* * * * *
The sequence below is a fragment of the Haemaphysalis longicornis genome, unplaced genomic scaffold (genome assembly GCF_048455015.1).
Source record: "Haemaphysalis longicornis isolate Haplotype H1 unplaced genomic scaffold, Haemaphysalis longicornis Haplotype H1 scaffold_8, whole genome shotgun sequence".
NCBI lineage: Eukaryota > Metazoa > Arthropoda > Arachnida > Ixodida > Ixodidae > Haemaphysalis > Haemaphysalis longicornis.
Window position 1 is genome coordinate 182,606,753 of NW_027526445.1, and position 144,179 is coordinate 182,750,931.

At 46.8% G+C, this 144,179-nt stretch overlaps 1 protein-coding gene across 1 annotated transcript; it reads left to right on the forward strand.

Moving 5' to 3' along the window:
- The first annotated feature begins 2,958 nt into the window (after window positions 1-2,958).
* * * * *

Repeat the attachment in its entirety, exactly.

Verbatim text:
The sequence below is a fragment of the Haemaphysalis longicornis genome, unplaced genomic scaffold (genome assembly GCF_048455015.1).
Source record: "Haemaphysalis longicornis isolate Haplotype H1 unplaced genomic scaffold, Haemaphysalis longicornis Haplotype H1 scaffold_8, whole genome shotgun sequence".
NCBI lineage: Eukaryota > Metazoa > Arthropoda > Arachnida > Ixodida > Ixodidae > Haemaphysalis > Haemaphysalis longicornis.
Window position 1 is genome coordinate 182,606,753 of NW_027526445.1, and position 144,179 is coordinate 182,750,931.

At 46.8% G+C, this 144,179-nt stretch overlaps 1 protein-coding gene across 1 annotated transcript; it reads left to right on the forward strand.

Moving 5' to 3' along the window:
- The first annotated feature begins 2,958 nt into the window (after window positions 1-2,958).